Caitlin Teed: Yeah. That was a journey. I mean, kind of what I had mentioned earlier when I was in support, I was getting all these calls from partners and I was like, who is this? Like it literally show up as like, partner calling.
And I'm like, what is a partner? Like I was so confused by it, did a bit of research into like, you know, oh, there's like a team internally that's focused on not just working directly with our customers, but with this ecosystem of entrepreneurs who are building themes, building apps, like doing custom work for these Shopify stores that are popping up because they need a level of service.
And I was like, that's so cool. So I jumped into that. And then I was able to manage at one point, I had like 2000 partners in my portfolio. Cause everyone wanted to partner with Shopify and anyone who signed up for our partner program in a specific like geographic region was assigned to me.
Those were busy days. We slowly learned to like pull back a bit, but it also gave me a lot of exposure to all these cool entrepreneurs that were doing things beyond just, you know, building a product and selling it. They were beyond like building like a physical product or like a direct to consumer store.
So I fell in love with that. And then I moved over to like community side of it. And I started doing community programming and how partners could learn from each other in the same way that this podcast exists to help entrepreneurs help other entrepreneurs understand what a growth path could look like for them.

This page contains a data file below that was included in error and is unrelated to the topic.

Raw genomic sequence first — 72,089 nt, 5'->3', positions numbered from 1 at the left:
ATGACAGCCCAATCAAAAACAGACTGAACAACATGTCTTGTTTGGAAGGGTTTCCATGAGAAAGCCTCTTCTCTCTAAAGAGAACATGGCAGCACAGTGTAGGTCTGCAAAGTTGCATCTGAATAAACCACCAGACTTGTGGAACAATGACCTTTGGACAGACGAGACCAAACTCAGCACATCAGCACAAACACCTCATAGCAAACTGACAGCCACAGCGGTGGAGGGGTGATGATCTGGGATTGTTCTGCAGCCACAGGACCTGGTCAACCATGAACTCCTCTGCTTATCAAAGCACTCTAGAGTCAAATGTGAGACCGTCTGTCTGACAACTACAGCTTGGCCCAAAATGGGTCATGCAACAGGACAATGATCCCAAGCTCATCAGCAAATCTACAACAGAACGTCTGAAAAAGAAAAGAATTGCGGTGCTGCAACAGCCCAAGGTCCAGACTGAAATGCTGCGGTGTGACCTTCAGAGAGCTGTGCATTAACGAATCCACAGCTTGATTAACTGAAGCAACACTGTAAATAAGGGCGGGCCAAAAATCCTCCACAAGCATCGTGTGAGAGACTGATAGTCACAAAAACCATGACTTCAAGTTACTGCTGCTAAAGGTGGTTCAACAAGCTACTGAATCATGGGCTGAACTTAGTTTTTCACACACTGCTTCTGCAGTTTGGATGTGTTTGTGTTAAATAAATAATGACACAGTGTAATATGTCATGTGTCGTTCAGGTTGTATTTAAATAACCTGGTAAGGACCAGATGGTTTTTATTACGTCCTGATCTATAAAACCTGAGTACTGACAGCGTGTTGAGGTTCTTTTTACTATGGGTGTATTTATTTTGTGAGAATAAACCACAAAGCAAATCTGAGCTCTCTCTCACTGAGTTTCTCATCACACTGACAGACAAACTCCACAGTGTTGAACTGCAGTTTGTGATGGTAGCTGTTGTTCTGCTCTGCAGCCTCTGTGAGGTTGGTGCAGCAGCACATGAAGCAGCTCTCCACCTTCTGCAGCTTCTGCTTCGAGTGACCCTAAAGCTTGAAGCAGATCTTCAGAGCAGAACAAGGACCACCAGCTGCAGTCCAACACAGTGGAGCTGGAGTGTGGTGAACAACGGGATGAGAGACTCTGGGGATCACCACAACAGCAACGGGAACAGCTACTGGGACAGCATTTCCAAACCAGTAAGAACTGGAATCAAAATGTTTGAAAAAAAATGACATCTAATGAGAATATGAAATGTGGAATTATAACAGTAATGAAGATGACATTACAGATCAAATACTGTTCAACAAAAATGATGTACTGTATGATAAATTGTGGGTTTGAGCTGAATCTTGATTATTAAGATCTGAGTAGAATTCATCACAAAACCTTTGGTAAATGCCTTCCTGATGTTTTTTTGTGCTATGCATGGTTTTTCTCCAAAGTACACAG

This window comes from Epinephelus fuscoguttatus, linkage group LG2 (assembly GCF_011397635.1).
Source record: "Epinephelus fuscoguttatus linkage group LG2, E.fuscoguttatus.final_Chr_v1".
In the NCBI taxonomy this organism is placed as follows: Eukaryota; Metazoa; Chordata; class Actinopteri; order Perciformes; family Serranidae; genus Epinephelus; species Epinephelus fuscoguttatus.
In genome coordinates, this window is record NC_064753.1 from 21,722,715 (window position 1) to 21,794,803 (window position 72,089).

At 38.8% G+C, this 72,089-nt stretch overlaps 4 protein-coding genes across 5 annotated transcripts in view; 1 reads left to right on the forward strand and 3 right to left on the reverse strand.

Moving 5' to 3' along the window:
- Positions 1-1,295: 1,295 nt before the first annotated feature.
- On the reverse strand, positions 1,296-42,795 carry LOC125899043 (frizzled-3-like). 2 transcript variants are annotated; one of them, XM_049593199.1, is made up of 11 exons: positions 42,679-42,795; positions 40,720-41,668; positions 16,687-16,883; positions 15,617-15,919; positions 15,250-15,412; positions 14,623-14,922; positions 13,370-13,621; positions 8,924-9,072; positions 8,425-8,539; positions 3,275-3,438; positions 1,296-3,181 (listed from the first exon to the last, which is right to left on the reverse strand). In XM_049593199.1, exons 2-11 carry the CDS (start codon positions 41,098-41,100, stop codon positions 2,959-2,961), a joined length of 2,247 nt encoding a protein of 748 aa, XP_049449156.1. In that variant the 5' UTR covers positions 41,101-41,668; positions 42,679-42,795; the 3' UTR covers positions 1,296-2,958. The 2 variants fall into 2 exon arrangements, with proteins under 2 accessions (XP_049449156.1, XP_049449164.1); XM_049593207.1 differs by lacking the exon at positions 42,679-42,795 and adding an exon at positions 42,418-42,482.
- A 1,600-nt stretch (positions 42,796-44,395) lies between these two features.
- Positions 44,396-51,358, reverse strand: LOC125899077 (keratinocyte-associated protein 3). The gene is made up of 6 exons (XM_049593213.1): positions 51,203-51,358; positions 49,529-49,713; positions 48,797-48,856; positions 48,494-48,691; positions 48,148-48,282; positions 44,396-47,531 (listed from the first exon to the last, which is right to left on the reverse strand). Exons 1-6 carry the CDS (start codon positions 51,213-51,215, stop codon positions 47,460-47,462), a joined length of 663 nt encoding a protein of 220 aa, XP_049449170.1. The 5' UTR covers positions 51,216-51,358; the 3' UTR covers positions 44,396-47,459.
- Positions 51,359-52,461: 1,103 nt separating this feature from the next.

So we did that on like just the partnerships, agency, app developers, and tech side of things. And this really beautiful ecosystem blossomed. And I was able to do projects like meetups and awards. I got my hands on our product conference for a while. And then I realized that the pandemic hit and we kind of stopped doing events as much.
And then I stumbled into using those same skills into program management. And by that point, we had had an upper echelon of partnerships because I think we all can appreciate and understand the, once you hit a certain level, like you kind of think what's next for your company or for anything.
And so Shopify built out the partner program so that you could just not just sign up to be a partner, but you could become Shopify expert, or you could become a Shopify Shopify plus partner or Shopify plus certified app partner and what that looks like. So I helped with the app side of things.